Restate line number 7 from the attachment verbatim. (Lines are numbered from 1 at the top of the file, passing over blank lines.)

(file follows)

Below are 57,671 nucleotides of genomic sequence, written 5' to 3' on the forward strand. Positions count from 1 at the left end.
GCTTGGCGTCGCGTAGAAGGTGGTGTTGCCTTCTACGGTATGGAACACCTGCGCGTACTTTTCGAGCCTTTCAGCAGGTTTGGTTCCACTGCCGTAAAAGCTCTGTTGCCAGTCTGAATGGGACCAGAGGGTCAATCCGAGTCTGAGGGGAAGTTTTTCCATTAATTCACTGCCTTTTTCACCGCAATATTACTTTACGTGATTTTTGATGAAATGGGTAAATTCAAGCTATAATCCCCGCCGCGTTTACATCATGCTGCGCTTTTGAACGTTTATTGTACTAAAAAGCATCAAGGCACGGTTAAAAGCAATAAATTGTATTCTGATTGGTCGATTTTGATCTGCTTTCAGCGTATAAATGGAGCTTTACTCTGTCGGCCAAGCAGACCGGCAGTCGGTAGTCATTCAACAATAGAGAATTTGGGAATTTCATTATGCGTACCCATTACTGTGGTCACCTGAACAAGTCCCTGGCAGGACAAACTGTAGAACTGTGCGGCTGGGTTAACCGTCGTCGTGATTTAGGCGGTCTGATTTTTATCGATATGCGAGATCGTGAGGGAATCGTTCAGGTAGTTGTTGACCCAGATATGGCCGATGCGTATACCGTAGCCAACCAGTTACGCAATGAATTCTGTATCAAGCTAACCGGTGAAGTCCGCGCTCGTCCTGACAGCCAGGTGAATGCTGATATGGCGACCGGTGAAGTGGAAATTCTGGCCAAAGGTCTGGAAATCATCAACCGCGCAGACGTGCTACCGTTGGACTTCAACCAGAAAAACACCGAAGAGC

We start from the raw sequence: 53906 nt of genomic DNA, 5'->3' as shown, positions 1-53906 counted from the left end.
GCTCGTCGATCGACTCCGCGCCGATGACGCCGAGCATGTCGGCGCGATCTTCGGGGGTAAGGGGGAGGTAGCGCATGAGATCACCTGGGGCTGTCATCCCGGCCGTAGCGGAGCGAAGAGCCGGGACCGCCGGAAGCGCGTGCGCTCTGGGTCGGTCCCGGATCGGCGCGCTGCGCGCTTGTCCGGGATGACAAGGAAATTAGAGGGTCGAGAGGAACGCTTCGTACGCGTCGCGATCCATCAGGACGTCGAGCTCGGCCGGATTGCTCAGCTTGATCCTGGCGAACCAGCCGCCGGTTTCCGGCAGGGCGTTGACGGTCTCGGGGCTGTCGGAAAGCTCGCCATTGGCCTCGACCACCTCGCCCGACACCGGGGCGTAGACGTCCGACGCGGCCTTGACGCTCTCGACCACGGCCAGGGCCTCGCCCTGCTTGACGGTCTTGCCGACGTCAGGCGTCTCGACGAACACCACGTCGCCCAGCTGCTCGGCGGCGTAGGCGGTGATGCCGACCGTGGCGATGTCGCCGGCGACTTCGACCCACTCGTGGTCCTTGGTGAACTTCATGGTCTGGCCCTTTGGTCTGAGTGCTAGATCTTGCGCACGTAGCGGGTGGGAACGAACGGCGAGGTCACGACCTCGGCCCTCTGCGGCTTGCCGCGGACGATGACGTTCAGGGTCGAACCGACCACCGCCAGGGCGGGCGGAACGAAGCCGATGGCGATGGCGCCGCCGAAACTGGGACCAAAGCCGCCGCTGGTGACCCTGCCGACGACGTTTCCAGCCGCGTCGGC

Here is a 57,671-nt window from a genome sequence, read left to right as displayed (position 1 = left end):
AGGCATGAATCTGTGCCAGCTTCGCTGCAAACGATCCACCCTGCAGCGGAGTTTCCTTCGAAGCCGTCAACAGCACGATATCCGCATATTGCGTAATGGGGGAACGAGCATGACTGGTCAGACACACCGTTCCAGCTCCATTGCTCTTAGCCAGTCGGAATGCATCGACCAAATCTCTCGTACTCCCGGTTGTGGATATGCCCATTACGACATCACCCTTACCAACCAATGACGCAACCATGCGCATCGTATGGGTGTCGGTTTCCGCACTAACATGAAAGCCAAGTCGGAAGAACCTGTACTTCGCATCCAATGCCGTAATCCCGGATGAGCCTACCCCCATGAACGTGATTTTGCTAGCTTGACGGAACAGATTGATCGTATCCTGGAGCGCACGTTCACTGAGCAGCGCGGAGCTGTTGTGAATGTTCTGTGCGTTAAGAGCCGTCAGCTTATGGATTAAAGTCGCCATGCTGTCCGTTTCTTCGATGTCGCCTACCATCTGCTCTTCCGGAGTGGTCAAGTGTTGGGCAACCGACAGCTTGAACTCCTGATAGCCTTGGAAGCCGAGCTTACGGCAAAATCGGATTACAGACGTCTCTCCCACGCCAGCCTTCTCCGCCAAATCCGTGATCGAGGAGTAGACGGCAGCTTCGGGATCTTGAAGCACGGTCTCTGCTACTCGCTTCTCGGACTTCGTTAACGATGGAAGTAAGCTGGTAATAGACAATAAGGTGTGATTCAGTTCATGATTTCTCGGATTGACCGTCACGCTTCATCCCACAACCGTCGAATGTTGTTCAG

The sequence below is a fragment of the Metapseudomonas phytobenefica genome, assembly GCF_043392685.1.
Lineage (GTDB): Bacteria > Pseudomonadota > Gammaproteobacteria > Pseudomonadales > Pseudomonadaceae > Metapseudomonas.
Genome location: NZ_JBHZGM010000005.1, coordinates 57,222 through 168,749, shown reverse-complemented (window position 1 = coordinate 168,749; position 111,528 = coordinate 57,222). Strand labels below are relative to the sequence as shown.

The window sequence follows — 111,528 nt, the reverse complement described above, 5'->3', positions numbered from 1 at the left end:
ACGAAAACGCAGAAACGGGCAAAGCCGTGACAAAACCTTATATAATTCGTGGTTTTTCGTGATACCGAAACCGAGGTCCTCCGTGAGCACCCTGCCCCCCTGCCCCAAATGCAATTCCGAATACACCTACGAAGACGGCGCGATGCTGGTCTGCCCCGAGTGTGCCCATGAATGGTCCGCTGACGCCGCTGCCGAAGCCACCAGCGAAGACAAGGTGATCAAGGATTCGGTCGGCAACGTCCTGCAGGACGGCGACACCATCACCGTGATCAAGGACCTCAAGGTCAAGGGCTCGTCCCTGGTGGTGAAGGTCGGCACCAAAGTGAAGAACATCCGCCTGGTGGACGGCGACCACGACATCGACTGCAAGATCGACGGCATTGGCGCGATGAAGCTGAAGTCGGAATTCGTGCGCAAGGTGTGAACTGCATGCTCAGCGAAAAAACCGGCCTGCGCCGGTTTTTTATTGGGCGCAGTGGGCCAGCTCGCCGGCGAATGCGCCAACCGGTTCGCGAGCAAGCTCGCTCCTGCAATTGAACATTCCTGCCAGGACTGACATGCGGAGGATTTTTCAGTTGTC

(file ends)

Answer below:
The sequence below is a fragment of the Metapseudomonas phytobenefica genome, assembly GCF_043392685.1.